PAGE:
Theological Realism Is Needed about President Obama


President-elect Barack Obama is neither the messiah, nor the antichrist. He is first and foremost a politician, whose adoring adherents deny his feet of clay and demonizing opponents refuse to respect him. Hopes are too high; despair is too deep.

Rooted in a flawed understanding of human nature, both extremes pull the nation apart, setting up an age of rock-throwing theological incivility.

One need not place stock in Louis Farrakhan's claim that Obama is the messiah to validate the salvific expectation abroad in the land.

"He is the One," said Oprah Winfrey. "The reason I love Barack Obama is because he is an evolved leader who can bring evolved leadership to our country."

MSNBC's Chris Matthews placed Obama within the pages of the New Testament. "I've been following politics since I was about 5," he said. "I've never seen anything like this. This is bigger than Kennedy. [Obama] comes along, and he seems to have the answers. This is the New Testament."

Left-wing evangelical writer Jim Wallis called Obama's rallies revivals.

"I've officially been saved, and soon, whether they like it or not, the rest of the country will be too. I will follow him," wrote Maggie Mertens in the Smith College newspaper.

Film director Spike Lee said Obama's election would be so important that people would mark time based on "before Obama" and "after Obama," paralleling the Christian calendar of "Before Christ" and "After Christ."

A newspaper editorial writer said last Friday that Obama is "the embodiment of an ideal," a kind of evolutionary advancement in the human race.

Of course, Obama has contributed to the savior narrative through his rhetoric: "A light will shine down from somewhere…you will experience an epiphany;" "We are the ones we've been waiting for;" or "I have become a symbol of America returning to our best traditions." His campaign has reinforced rhetoric with visuals such as the god-like Greek columns at the Democratic convention.

So fearful of the public's yearning for political salvation, Sen. John McCain's campaign launched a TV ad mocking "the one."

Conservative Catholic blogger Christopher Blosser created an anti-messiah blogspot—Is Barack Obama the Messiah?—which catalogued and commented on the adoration.

Others crossed the line from criticizing the messiah theme to demonizing the man with gradations ranging from the false prophet (one who misleads the faithful) to the anti-Christ (one who does wondrous things by the power of Satan). The false prophet charge is harsh enough. The anti-Christ accusation is malevolently radioactive, making Obama the embodiment of evil.

On Fox News Forum, religious right columnist Cal Thomas said that Obama was a "false prophet."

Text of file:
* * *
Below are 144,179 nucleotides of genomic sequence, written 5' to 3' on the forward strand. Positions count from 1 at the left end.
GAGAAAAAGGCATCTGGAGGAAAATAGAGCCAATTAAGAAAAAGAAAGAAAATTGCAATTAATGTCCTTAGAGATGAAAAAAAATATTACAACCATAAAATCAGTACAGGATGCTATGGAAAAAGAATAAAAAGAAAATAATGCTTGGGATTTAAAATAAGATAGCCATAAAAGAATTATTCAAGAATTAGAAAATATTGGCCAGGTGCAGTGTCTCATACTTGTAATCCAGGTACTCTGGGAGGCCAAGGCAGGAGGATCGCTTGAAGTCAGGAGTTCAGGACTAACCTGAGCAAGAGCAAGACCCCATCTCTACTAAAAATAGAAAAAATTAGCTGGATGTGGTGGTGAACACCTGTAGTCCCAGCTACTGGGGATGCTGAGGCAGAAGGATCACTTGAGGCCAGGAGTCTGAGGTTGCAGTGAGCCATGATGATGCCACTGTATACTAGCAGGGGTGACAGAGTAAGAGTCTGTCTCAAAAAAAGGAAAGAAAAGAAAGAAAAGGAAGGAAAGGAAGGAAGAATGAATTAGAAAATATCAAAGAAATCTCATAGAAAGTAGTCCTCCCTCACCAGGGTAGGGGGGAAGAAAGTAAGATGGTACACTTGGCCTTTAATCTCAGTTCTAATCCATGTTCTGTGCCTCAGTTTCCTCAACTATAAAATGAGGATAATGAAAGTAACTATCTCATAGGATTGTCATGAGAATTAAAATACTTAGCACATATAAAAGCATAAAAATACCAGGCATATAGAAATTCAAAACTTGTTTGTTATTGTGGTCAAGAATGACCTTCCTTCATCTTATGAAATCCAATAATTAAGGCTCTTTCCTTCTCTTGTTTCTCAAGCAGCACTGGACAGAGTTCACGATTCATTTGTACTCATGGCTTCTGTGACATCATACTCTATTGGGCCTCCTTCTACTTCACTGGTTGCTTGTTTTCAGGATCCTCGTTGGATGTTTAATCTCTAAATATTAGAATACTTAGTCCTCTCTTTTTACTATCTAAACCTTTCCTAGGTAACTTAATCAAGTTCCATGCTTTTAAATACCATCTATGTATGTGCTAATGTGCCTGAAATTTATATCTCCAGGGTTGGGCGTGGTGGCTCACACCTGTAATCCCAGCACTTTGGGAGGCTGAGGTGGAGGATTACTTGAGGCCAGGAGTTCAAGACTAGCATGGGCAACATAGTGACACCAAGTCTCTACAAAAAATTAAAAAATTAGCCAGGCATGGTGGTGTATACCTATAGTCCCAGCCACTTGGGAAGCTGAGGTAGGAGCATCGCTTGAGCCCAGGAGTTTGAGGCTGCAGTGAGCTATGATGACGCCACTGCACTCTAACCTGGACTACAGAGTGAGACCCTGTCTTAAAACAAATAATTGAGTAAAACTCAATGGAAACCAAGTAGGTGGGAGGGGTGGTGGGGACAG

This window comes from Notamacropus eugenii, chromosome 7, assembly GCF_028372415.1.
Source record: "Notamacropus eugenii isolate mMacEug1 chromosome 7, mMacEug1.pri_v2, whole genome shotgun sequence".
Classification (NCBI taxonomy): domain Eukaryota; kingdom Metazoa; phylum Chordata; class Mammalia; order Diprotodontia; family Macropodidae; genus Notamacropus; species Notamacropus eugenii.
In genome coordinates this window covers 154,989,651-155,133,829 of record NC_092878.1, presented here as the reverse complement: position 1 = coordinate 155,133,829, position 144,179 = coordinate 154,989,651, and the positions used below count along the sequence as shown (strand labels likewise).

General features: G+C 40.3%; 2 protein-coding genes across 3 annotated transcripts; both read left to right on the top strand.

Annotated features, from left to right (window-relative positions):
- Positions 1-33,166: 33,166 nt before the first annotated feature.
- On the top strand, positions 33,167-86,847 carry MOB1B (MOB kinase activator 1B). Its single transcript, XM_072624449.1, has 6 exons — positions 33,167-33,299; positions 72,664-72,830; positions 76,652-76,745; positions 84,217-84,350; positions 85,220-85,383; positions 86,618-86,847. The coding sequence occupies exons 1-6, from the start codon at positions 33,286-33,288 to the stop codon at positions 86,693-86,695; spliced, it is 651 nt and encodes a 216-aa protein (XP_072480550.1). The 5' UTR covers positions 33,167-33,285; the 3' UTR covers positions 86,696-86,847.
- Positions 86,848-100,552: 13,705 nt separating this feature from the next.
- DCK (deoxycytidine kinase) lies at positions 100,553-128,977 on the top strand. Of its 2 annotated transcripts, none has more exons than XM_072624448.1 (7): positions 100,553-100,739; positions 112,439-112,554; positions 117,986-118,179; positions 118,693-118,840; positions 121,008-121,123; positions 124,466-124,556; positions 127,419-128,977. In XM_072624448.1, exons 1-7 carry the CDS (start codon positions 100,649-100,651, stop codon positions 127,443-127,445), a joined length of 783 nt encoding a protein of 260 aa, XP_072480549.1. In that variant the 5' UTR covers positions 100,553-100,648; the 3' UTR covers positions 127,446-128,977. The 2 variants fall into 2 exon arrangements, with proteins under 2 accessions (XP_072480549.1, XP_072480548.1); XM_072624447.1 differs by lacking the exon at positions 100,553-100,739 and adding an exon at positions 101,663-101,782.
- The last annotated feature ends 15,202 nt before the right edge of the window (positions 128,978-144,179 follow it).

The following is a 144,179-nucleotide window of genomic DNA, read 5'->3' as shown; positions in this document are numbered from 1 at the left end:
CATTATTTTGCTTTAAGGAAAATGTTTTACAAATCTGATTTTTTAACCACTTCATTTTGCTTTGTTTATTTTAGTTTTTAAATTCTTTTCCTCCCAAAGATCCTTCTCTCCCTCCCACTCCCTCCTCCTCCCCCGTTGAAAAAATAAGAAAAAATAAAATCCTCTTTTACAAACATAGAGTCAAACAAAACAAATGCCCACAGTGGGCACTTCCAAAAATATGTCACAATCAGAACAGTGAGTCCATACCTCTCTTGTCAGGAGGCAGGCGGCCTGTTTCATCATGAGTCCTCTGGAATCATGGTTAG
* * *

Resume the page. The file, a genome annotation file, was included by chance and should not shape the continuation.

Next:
Jim Bramlett, formerly of Christian Broadcasting Network, stepped across the line when he contrasted "Barack Hussein Obama," who has a "strong spiritual force behind him" which displeases God, with Gov. Sarah Palin, who has "the anointing" and "knows the One she serves."

Columnist J. Grant Swank, Jr. claimed the "spirit of antichrist rests on Obama," while Ed Vitagliano, director of research and news editor for the American Family Association, reportedly linked Obama with the "spirit of Antichrist."

When radio talk-show host Chris Baker referred to Obama as "the Nicolae Carpathia candidate," conservative Christian readers of the Left Behind book series knew immediately that Baker was saying that Obama was an anti-Christ.

Whether the label is false prophet or anti-Christ, religious conservatives have so theologically smeared Obama the candidate that one cannot figure out how they will honor him based on their proof text of Romans 13 about obedience to government: "For there is no power but of God: the powers that be are ordained of God. Whosoever therefore resisteth the power, resisteth the ordinance of God…For he is a minister of God to thee for good."

At the same time, Obama's followers should remember the hero worship about the biblical figure David when he rivaled King Saul. The adoring crowds sang that Saul had slain only thousands, while David had slain tens of thousands of their enemies. Yet David's kingship was badly marred by adultery, political assassination, one son who raped his sister, another son who murdered his brother, coup d'état by a favored son and God's denial of David's wish to build the temple—not exactly the expected script of the cheering crowd.

Both Obama's adoring adherents and demonizing detractors disclose a lack of discernment. The sky is neither filled with angels proclaiming peace on earth, nor is it falling. Obama is neither the political messiah, nor the political anti-Christ.

Theological realism about our new president will temper the extremes, making possible needed policies to address the abundance of global problems.

Robert Parham is executive director of the Baptist Center for Ethics.

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